Approaches for unexploded ordnance (UXO) discrimination signal processing to date assume particular models for the subsurface objects that produce recorded signals. Optimization calculations then estimate the location and type of these sources. This can be a laborious procedure, even for simple models of typical sources. The models chosen (e.g., tri-axial magnetic dipoles to represent metallic items such as clutter or UXO) are usually of limited validity or applicability. Further, the analyst rarely knows how many objects are contributing to the signal and how important each is.

The objective of this project was to explore ways to process magnetometer or electromagnetic induction (EMI) sensor data so that UXO discrimination processing can be enhanced, focusing on the suppression of clutter.

Technical Approach

This project analyzed aboveground signals to see where they lead below ground or in extensions of the data above ground into less cluttered mixes of the signals. Based on physically rigorous governing equations, the computations treat the ground surface data as an extended boundary condition. On this basis, the algorithms solve numerically for a complete magnetic field or source picture over regions above or below ground. The approach requires magnetic field data over the locale of an anomaly corresponding to a single excitation field, so that the data over a measurement area can be used together as a consistent boundary condition.


Innovative signal processing techniques, derived from basic physics, were applied to EMI data to enhance its suitability for UXO discrimination processing. In all simulations and field tests, upward continuation (UC) of surface data succeeded in suppressing clutter signals relative to those from deeper UXOs. This was the case even when the clutter signal was two to three times the strength of the broader UXO response in which it was embedded. Downward continuation (DCN) for the purposes of focusing on subsurface source locations is inherently more problematic. Ill-conditioning and attendant amplification of signal noise tends to plague DCN and is likely to occur to some degree even in UC. Methods were identified and developed for analyzing and controlling such ill-conditioning reliably by spectral truncation. The predictive methods require no particular target models, no optimizations, and no searches for target location, orientation, and properties. Altogether, the results of the project form the basis for development of simple and fast "model-free" discrimination algorithms.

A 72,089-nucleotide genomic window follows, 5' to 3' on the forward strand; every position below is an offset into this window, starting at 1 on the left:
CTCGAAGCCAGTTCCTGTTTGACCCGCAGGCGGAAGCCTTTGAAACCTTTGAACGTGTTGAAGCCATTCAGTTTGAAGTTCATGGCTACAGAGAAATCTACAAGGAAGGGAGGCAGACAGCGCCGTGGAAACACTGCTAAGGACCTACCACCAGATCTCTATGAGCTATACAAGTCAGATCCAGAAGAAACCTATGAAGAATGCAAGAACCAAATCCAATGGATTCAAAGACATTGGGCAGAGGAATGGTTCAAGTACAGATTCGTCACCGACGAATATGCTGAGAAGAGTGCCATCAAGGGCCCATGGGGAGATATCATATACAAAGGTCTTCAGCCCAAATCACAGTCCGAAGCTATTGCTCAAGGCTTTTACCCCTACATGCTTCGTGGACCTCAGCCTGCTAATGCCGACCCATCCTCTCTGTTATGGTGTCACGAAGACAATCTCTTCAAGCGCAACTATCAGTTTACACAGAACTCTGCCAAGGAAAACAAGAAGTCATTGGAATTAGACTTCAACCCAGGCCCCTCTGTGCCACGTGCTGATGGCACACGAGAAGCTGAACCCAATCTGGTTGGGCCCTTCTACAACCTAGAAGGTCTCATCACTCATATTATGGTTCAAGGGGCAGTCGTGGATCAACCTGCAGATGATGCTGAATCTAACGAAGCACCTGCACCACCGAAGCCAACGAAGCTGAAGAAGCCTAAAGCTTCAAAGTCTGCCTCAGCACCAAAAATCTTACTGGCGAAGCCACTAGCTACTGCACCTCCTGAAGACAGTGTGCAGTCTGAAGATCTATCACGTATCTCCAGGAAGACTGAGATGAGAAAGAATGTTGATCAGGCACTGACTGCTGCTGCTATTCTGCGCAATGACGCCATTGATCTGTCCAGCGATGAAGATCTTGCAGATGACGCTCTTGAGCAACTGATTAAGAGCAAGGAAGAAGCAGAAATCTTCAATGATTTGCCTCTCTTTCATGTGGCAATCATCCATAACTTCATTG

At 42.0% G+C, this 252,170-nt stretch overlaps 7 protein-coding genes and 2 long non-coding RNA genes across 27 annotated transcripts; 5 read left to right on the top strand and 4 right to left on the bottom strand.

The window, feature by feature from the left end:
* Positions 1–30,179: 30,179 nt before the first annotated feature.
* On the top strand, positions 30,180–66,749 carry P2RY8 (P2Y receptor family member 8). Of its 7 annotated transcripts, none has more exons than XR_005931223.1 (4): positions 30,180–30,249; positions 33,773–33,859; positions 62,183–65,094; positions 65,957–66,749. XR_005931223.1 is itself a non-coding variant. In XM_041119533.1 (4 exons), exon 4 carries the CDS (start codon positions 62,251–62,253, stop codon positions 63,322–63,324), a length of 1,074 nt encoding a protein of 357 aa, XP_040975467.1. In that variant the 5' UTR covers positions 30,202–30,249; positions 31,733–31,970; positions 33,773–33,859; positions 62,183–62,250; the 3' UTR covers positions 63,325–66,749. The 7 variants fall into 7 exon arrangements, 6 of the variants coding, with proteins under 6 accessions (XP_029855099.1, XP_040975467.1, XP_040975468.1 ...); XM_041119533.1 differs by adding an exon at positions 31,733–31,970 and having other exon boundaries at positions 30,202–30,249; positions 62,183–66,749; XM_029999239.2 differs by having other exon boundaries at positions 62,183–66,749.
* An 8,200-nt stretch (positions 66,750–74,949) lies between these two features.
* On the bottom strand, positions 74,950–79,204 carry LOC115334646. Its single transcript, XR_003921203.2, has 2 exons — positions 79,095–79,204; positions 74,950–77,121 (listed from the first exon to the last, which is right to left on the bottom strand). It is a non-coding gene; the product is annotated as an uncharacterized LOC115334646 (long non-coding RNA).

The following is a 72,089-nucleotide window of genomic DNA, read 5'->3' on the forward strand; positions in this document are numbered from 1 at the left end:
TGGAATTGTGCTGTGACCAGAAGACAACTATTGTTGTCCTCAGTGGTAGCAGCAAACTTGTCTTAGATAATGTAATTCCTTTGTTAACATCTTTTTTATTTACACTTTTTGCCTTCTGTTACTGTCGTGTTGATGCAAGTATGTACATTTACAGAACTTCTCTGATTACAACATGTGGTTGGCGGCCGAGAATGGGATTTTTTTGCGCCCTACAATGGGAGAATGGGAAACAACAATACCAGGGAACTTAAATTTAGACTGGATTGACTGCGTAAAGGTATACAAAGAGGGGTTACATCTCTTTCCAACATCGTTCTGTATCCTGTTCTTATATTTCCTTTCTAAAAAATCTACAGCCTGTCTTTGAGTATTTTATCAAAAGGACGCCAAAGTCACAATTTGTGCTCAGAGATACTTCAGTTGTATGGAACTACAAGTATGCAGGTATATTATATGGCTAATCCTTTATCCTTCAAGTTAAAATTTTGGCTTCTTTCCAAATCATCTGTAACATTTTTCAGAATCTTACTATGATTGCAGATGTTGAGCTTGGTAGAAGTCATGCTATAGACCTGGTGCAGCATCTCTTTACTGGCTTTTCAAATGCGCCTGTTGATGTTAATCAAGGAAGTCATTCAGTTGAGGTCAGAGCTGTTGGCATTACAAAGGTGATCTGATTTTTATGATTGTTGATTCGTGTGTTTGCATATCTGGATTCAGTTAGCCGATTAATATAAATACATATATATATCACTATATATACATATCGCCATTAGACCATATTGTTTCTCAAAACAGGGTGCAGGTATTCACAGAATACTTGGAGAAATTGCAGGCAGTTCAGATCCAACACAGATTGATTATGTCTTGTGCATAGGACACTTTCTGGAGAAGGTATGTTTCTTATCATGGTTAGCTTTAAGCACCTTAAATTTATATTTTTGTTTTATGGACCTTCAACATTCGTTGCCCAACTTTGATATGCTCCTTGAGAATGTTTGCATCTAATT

Utilizing above and below ground projections of surface data could provide a more complete, continuous picture of subsurface anomalies to support the determination of whether they are munitions or clutter. Applying these methods may lead to improved discrimination, an expanded ability to cost-effectively characterize munitions and explosives of concern (MEC) sites, and increased capabilities for a wide diversity of site conditions.